Kerala-based artist Vincent Pallisserys works at the fair such as Iron Lady and Lords Rats, besides three others,had people grouping around his anamorphic style illusions created on metallic cylinders,with a very different pattern reflecting from the canvas beneath it. Pallissery says its a technique that vanished about 1600 years ago and was often used to relay secret messages on war sites. Each work took him about nine months to complete.
Mumbai-based Kunal Naiks 2011 series In Search of the Lost Code,is ready to be hit by a plywood stick,held by its drawer knobs,or switched on or off. This interactive series includes objects such as bells from Kutch,a 120-year-old photo plate,coconut grater and ancient ceramic base switches.
Ride for Sale
Delhi’s College of Art-graduate Neeraj Rawals Joyriders stood majestically next to the conference room. A recreation of his 2011 work,Street Car Named Desire,this one has children discovering the car in their own playful way,unmindful of the audience.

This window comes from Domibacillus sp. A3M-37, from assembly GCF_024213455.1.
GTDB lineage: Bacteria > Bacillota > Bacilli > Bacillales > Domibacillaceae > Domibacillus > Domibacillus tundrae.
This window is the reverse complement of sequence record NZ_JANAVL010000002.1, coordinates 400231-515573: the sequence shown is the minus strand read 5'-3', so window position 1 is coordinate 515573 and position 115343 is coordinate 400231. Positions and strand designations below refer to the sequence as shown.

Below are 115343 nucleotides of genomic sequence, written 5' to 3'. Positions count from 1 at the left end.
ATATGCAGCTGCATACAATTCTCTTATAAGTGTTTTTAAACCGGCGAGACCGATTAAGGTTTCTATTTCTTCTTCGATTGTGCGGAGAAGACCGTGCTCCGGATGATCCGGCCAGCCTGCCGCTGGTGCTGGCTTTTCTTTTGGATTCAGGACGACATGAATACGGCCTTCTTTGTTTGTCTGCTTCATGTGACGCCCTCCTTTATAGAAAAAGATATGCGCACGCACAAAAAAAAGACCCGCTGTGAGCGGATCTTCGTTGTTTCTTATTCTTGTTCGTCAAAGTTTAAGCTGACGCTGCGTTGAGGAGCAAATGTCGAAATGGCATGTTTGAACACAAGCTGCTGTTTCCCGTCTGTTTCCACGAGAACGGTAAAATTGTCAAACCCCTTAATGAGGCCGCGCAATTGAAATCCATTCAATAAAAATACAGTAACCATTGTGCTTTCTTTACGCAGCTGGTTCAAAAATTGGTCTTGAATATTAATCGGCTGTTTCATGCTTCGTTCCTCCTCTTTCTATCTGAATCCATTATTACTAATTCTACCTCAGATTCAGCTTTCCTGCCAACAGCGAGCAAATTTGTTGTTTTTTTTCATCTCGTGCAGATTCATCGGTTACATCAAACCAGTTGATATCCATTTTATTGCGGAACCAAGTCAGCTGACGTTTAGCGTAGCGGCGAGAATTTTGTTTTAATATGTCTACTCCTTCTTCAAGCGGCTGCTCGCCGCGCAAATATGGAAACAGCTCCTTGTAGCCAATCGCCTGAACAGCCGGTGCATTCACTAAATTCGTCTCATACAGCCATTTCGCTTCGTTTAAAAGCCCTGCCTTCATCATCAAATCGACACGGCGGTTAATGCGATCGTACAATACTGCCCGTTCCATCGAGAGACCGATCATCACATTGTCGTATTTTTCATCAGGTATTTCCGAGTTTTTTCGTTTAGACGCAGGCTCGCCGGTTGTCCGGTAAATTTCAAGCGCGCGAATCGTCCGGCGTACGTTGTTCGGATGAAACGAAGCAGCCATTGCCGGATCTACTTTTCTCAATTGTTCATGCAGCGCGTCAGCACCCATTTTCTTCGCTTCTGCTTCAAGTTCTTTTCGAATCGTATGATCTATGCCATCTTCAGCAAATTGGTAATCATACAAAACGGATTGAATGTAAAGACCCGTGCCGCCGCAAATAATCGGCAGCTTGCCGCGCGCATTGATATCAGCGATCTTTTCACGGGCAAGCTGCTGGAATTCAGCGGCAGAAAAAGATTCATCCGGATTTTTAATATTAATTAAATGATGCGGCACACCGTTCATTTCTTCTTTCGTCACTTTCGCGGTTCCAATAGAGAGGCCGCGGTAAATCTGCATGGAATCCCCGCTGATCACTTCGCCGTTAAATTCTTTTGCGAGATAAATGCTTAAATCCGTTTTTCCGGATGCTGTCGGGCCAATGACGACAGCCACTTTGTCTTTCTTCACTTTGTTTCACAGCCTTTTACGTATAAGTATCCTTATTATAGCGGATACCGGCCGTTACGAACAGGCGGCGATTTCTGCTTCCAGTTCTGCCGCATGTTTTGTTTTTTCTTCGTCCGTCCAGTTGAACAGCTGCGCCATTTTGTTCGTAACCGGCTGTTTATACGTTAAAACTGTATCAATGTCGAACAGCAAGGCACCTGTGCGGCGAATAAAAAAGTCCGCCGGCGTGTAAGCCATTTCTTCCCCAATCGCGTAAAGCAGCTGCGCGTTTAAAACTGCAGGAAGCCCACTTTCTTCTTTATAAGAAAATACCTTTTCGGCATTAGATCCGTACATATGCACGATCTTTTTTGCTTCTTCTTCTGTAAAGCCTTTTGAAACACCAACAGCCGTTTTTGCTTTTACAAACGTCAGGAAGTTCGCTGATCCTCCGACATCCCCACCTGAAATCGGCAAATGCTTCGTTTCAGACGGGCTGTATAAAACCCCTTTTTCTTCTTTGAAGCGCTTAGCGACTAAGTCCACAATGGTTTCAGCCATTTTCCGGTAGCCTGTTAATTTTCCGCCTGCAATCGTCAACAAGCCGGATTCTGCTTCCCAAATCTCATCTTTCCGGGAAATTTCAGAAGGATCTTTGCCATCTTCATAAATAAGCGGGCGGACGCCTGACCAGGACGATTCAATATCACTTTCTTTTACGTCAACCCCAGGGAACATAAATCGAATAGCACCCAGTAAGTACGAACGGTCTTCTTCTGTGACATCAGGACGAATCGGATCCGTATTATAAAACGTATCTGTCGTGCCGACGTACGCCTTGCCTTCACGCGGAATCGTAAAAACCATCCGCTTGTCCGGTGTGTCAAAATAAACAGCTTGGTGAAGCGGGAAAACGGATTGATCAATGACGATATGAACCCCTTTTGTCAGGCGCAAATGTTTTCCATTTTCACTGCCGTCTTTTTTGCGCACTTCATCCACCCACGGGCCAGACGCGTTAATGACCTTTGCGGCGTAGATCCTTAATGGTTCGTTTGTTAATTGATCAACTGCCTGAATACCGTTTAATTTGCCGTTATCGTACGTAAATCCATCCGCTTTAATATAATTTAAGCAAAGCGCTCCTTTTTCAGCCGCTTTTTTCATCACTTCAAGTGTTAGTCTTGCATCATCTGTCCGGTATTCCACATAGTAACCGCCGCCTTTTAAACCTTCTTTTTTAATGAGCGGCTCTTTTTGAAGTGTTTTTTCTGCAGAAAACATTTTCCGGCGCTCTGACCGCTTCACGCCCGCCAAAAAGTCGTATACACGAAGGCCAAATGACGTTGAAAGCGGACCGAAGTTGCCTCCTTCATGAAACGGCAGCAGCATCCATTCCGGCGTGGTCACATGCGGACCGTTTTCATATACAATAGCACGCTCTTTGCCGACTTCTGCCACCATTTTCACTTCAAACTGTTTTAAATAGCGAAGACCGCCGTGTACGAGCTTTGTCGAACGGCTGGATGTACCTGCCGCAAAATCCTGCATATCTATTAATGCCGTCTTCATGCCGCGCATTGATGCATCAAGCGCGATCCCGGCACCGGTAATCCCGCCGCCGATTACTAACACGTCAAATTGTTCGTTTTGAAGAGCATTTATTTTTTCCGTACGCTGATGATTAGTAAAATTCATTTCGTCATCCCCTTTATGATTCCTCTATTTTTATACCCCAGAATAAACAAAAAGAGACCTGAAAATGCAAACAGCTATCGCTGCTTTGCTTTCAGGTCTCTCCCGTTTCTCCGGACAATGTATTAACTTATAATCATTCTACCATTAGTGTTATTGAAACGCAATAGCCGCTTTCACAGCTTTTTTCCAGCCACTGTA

A giant denim punk skull face is a revelation; its the first thing you see at the fair. Located strategically at the entrance,Anil Kumar Goswamis Immortality depicts back-to-back skulls of a man and a woman. If the playing card motifs on the mans teeth depict him as a player by nature,the woman has heart-shaped denim cut-outs,depicting love and warmth.